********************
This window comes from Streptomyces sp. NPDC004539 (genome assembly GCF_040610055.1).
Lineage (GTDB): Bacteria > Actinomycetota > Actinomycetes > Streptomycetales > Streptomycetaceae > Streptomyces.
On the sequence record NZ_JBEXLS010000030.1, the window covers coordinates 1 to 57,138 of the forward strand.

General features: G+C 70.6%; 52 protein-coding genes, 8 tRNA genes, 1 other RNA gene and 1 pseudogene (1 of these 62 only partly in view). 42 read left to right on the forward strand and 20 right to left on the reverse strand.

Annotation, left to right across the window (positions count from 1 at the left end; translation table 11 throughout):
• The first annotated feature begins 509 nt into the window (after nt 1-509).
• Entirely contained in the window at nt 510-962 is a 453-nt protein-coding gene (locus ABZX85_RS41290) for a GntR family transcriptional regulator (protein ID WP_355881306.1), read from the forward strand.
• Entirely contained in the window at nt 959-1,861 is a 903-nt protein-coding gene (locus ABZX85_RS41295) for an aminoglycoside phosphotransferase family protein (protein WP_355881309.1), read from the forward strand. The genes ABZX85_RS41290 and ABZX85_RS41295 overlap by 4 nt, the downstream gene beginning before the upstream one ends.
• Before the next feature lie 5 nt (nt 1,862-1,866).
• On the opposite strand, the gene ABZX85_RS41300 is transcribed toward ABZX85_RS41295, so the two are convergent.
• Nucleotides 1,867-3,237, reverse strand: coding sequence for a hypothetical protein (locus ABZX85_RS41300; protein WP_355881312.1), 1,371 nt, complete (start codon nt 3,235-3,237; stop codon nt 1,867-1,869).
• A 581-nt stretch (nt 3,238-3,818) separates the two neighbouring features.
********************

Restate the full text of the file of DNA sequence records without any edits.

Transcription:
This window comes from Streptomyces sp. NPDC004539 (genome assembly GCF_040610055.1).
Lineage (GTDB): Bacteria > Actinomycetota > Actinomycetes > Streptomycetales > Streptomycetaceae > Streptomyces.
On the sequence record NZ_JBEXLS010000030.1, the window covers coordinates 1 to 57,138 of the forward strand.

General features: G+C 70.6%; 52 protein-coding genes, 8 tRNA genes, 1 other RNA gene and 1 pseudogene (1 of these 62 only partly in view). 42 read left to right on the forward strand and 20 right to left on the reverse strand.

Annotation, left to right across the window (positions count from 1 at the left end; translation table 11 throughout):
• The first annotated feature begins 509 nt into the window (after nt 1-509).
• Entirely contained in the window at nt 510-962 is a 453-nt protein-coding gene (locus ABZX85_RS41290) for a GntR family transcriptional regulator (protein ID WP_355881306.1), read from the forward strand.
• Entirely contained in the window at nt 959-1,861 is a 903-nt protein-coding gene (locus ABZX85_RS41295) for an aminoglycoside phosphotransferase family protein (protein WP_355881309.1), read from the forward strand. The genes ABZX85_RS41290 and ABZX85_RS41295 overlap by 4 nt, the downstream gene beginning before the upstream one ends.
• Before the next feature lie 5 nt (nt 1,862-1,866).
• On the opposite strand, the gene ABZX85_RS41300 is transcribed toward ABZX85_RS41295, so the two are convergent.
• Nucleotides 1,867-3,237, reverse strand: coding sequence for a hypothetical protein (locus ABZX85_RS41300; protein WP_355881312.1), 1,371 nt, complete (start codon nt 3,235-3,237; stop codon nt 1,867-1,869).
• A 581-nt stretch (nt 3,238-3,818) separates the two neighbouring features.